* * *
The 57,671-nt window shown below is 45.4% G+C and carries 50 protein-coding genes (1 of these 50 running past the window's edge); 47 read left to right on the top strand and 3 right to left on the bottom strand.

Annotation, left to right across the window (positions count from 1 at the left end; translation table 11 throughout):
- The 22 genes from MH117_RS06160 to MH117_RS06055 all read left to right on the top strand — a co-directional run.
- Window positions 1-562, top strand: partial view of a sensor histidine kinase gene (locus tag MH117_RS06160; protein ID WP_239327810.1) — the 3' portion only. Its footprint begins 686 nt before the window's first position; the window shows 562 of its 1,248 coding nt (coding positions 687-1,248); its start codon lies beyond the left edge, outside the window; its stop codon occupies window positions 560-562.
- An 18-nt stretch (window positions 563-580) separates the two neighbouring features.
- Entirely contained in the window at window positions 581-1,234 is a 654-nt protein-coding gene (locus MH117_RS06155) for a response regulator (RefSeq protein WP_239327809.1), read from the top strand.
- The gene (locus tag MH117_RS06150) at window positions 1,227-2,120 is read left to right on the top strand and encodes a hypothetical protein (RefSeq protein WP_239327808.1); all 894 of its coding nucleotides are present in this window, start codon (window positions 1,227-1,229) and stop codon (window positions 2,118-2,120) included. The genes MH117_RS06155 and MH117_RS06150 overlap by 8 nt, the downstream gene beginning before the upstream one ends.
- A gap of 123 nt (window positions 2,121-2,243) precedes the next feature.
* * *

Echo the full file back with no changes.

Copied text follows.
The 57,671-nt window shown below is 45.4% G+C and carries 50 protein-coding genes (1 of these 50 running past the window's edge); 47 read left to right on the top strand and 3 right to left on the bottom strand.

Annotation, left to right across the window (positions count from 1 at the left end; translation table 11 throughout):
- The 22 genes from MH117_RS06160 to MH117_RS06055 all read left to right on the top strand — a co-directional run.
- Window positions 1-562, top strand: partial view of a sensor histidine kinase gene (locus tag MH117_RS06160; protein ID WP_239327810.1) — the 3' portion only. Its footprint begins 686 nt before the window's first position; the window shows 562 of its 1,248 coding nt (coding positions 687-1,248); its start codon lies beyond the left edge, outside the window; its stop codon occupies window positions 560-562.
- An 18-nt stretch (window positions 563-580) separates the two neighbouring features.
- Entirely contained in the window at window positions 581-1,234 is a 654-nt protein-coding gene (locus MH117_RS06155) for a response regulator (RefSeq protein WP_239327809.1), read from the top strand.
- The gene (locus tag MH117_RS06150) at window positions 1,227-2,120 is read left to right on the top strand and encodes a hypothetical protein (RefSeq protein WP_239327808.1); all 894 of its coding nucleotides are present in this window, start codon (window positions 1,227-1,229) and stop codon (window positions 2,118-2,120) included. The genes MH117_RS06155 and MH117_RS06150 overlap by 8 nt, the downstream gene beginning before the upstream one ends.
- A gap of 123 nt (window positions 2,121-2,243) precedes the next feature.